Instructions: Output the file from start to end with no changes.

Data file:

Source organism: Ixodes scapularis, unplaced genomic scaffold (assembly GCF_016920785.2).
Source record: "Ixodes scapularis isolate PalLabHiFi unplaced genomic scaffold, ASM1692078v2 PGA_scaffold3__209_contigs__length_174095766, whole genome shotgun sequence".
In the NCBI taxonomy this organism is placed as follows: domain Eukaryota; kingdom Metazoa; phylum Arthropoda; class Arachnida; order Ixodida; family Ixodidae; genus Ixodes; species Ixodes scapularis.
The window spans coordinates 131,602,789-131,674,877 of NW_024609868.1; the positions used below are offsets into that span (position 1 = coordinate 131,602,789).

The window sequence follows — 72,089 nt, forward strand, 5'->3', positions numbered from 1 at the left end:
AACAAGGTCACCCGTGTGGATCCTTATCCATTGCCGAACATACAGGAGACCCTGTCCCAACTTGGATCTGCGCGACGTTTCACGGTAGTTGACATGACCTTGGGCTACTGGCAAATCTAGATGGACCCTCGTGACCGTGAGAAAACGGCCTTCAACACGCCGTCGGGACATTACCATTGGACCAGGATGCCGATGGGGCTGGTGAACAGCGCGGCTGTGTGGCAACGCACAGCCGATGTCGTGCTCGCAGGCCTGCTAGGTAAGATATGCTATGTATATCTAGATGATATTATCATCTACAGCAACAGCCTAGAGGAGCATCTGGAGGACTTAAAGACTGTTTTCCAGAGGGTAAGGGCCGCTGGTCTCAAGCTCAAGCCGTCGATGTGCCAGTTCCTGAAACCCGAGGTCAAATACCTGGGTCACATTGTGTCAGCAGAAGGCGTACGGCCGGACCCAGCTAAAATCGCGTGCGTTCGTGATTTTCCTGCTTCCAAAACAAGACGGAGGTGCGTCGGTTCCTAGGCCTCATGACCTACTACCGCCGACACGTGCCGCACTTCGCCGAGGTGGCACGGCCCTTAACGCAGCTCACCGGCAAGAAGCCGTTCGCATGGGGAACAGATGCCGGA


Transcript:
Source organism: Ixodes scapularis, unplaced genomic scaffold (assembly GCF_016920785.2).
Source record: "Ixodes scapularis isolate PalLabHiFi unplaced genomic scaffold, ASM1692078v2 PGA_scaffold3__209_contigs__length_174095766, whole genome shotgun sequence".
In the NCBI taxonomy this organism is placed as follows: domain Eukaryota; kingdom Metazoa; phylum Arthropoda; class Arachnida; order Ixodida; family Ixodidae; genus Ixodes; species Ixodes scapularis.
The window spans coordinates 131,602,789-131,674,877 of NW_024609868.1; the positions used below are offsets into that span (position 1 = coordinate 131,602,789).

The window sequence follows — 72,089 nt, forward strand, 5'->3', positions numbered from 1 at the left end:
AACAAGGTCACCCGTGTGGATCCTTATCCATTGCCGAACATACAGGAGACCCTGTCCCAACTTGGATCTGCGCGACGTTTCACGGTAGTTGACATGACCTTGGGCTACTGGCAAATCTAGATGGACCCTCGTGACCGTGAGAAAACGGCCTTCAACACGCCGTCGGGACATTACCATTGGACCAGGATGCCGATGGGGCTGGTGAACAGCGCGGCTGTGTGGCAACGCACAGCCGATGTCGTGCTCGCAGGCCTGCTAGGTAAGATATGCTATGTATATCTAGATGATATTATCATCTACAGCAACAGCCTAGAGGAGCATCTGGAGGACTTAAAGACTGTTTTCCAGAGGGTAAGGGCCGCTGGTCTCAAGCTCAAGCCGTCGATGTGCCAGTTCCTGAAACCCGAGGTCAAATACCTGGGTCACATTGTGTCAGCAGAAGGCGTACGGCCGGACCCAGCTAAAATCGCGTGCGTTCGTGATTTTCCTGCTTCCAAAACAAGACGGAGGTGCGTCGGTTCCTAGGCCTCATGACCTACTACCGCCGACACGTGCCGCACTTCGCCGAGGTGGCACGGCCCTTAACGCAGCTCACCGGCAAGAAGCCGTTCGCATGGGGAACAGATGCCGGA